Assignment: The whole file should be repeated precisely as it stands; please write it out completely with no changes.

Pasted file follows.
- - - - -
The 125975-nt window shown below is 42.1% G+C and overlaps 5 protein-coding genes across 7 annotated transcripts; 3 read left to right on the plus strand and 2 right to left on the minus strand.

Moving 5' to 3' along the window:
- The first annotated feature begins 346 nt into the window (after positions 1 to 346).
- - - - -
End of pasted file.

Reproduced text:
The 125975-nt window shown below is 42.1% G+C and overlaps 5 protein-coding genes across 7 annotated transcripts; 3 read left to right on the plus strand and 2 right to left on the minus strand.

Moving 5' to 3' along the window:
- The first annotated feature begins 346 nt into the window (after positions 1 to 346).